Poitín was created by an Irish monk in the sixth century, a word which is a derivative of the Irish word pota, meaning ‘pot,’ which describes the copper pot stills that people used to make it. Now the consequence of drinking pure alcohol could potentially leave people in an unconscious state for anything up to 72 hours, which along with drinking from dirty lead tankards, meant lead poisoning for many and ultimately death for others. They’d be laid out on the kitchen table where the family waited for them to ‘wake.’ Snuff was given to revive them, and so this is where we get the term ‘snuffed it’ from. The ‘wake’ soon morphed into more of a celebration of life where food and alcohol were consumed and stories shared by family and friends. The clocks were stopped to alert visitors to the time of death and the mirrors were covered for fear of seeing the spirits reflection. There was also period in time when a piece of string was tied to the deceased’s finger and a bell attached at the top of the grave in case they were buried alive. A macabre thought I know, but this is where the phrase ‘dead ringer’ came from.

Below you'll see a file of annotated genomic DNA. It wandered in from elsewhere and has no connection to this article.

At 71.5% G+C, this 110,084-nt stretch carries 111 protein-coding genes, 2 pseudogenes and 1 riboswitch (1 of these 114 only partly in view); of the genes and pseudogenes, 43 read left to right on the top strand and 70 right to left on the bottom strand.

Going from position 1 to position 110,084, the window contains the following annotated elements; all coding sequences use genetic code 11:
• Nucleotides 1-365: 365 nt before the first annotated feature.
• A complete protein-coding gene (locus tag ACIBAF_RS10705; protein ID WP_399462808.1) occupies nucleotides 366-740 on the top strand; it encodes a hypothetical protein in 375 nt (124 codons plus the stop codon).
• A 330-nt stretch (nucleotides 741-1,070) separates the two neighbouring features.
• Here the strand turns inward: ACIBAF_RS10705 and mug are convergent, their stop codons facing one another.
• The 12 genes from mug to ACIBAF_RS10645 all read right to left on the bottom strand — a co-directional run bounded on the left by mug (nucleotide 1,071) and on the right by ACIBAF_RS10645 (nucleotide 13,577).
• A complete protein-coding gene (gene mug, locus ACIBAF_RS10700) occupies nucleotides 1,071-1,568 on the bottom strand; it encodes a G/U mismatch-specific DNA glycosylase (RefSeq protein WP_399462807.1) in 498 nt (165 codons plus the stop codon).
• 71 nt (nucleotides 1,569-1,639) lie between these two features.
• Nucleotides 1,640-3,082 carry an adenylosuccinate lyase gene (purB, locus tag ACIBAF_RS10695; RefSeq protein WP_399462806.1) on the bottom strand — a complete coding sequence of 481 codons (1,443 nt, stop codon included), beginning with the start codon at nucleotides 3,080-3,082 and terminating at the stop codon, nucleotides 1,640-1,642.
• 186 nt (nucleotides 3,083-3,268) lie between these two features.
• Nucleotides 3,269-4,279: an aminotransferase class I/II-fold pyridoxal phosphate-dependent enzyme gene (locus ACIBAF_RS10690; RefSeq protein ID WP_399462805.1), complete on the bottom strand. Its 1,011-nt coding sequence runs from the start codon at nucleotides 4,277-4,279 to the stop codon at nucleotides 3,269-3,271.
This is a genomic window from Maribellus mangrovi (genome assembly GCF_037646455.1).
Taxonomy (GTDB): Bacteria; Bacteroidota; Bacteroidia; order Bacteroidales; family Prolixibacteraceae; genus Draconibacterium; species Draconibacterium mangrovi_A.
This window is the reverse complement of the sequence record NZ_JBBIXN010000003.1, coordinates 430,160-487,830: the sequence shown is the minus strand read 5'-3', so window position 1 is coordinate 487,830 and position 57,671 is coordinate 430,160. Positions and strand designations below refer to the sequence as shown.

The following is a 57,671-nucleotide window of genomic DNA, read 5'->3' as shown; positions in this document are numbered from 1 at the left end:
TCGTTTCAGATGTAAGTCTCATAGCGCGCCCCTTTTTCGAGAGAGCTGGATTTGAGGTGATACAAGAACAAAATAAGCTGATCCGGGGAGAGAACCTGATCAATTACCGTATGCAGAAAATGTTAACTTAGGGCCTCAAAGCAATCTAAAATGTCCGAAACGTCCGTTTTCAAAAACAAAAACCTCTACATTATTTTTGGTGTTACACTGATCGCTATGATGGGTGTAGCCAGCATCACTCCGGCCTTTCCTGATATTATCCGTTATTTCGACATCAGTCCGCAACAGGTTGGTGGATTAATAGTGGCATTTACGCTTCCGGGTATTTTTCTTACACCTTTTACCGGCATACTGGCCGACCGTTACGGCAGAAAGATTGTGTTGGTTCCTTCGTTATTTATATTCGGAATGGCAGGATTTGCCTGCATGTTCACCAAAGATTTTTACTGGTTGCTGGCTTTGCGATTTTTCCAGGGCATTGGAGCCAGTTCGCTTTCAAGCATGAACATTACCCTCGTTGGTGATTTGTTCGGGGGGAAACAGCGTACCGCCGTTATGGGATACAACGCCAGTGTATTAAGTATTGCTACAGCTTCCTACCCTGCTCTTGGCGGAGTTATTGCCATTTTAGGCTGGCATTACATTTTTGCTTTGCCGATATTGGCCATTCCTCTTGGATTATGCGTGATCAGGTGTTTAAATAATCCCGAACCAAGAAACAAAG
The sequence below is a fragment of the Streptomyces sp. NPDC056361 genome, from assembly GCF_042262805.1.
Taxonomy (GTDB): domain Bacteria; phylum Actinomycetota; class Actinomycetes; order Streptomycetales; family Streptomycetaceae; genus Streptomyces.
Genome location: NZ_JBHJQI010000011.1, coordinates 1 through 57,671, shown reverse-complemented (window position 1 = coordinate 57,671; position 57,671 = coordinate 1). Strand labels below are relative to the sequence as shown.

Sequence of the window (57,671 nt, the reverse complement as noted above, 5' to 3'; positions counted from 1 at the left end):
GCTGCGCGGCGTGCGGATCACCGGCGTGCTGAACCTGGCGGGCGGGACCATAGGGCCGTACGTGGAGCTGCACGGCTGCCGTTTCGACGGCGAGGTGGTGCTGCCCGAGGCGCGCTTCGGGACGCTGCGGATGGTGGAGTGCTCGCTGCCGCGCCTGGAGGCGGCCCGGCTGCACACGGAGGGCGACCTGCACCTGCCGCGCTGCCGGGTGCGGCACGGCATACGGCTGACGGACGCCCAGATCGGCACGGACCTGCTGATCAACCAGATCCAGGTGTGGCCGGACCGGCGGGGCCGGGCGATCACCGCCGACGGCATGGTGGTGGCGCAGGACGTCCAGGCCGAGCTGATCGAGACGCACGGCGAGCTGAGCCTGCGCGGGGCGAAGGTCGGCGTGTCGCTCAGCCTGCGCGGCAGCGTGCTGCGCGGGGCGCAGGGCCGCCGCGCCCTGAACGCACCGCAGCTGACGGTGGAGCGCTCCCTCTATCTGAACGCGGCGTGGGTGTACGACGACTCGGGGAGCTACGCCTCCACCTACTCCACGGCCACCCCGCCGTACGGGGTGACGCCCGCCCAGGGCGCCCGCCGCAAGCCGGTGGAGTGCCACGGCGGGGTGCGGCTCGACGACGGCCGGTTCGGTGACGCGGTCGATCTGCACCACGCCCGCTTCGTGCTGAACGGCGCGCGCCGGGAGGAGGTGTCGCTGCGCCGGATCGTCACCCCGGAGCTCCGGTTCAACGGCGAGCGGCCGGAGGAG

I’m delighted to report that no such bizarre rituals apply today, but what we have held on to culturally is the importance of the wake and as a ritual how it revolves around helping families find peace and acceptance of their loss—helping them on their healing journey. There is great comfort to be had in talking about the deceased at the wake; this is what keeps a person alive in our memories. The harsh restrictions during the Covid-19 lockdowns meant so many lost out on this all important ritual. In the same way that Mass is a celebration of their life, so too is the social celebration. When we buried our Nana, Peggy Sexton, the family matriarch, the whole family gathered, drank, sang and danced the night away. Apparently someone asked what the party was for and were politely told it wasn’t a party, it was a wake. What can I say? We did it Irish style, just as Nana would’ve wanted.